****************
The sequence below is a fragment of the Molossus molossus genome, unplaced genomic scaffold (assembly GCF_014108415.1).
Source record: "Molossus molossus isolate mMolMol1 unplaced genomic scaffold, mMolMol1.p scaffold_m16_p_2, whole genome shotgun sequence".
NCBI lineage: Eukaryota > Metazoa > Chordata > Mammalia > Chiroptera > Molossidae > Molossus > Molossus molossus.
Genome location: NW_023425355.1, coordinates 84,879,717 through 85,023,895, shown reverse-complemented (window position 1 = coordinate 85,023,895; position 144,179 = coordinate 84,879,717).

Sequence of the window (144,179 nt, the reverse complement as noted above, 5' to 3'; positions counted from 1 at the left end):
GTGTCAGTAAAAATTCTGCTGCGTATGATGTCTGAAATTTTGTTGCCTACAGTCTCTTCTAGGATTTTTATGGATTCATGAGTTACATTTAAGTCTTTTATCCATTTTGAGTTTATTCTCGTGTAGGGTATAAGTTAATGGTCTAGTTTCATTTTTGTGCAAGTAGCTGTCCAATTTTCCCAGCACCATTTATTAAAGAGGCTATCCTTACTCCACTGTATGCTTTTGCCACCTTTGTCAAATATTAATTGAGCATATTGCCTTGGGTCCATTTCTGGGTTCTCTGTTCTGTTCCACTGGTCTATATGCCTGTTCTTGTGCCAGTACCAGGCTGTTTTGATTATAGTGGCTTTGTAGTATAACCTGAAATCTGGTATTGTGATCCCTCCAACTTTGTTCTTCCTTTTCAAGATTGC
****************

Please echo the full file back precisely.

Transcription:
The sequence below is a fragment of the Molossus molossus genome, unplaced genomic scaffold (assembly GCF_014108415.1).
Source record: "Molossus molossus isolate mMolMol1 unplaced genomic scaffold, mMolMol1.p scaffold_m16_p_2, whole genome shotgun sequence".
NCBI lineage: Eukaryota > Metazoa > Chordata > Mammalia > Chiroptera > Molossidae > Molossus > Molossus molossus.
Genome location: NW_023425355.1, coordinates 84,879,717 through 85,023,895, shown reverse-complemented (window position 1 = coordinate 85,023,895; position 144,179 = coordinate 84,879,717).

Sequence of the window (144,179 nt, the reverse complement as noted above, 5' to 3'; positions counted from 1 at the left end):
GTGTCAGTAAAAATTCTGCTGCGTATGATGTCTGAAATTTTGTTGCCTACAGTCTCTTCTAGGATTTTTATGGATTCATGAGTTACATTTAAGTCTTTTATCCATTTTGAGTTTATTCTCGTGTAGGGTATAAGTTAATGGTCTAGTTTCATTTTTGTGCAAGTAGCTGTCCAATTTTCCCAGCACCATTTATTAAAGAGGCTATCCTTACTCCACTGTATGCTTTTGCCACCTTTGTCAAATATTAATTGAGCATATTGCCTTGGGTCCATTTCTGGGTTCTCTGTTCTGTTCCACTGGTCTATATGCCTGTTCTTGTGCCAGTACCAGGCTGTTTTGATTATAGTGGCTTTGTAGTATAACCTGAAATCTGGTATTGTGATCCCTCCAACTTTGTTCTTCCTTTTCAAGATTGC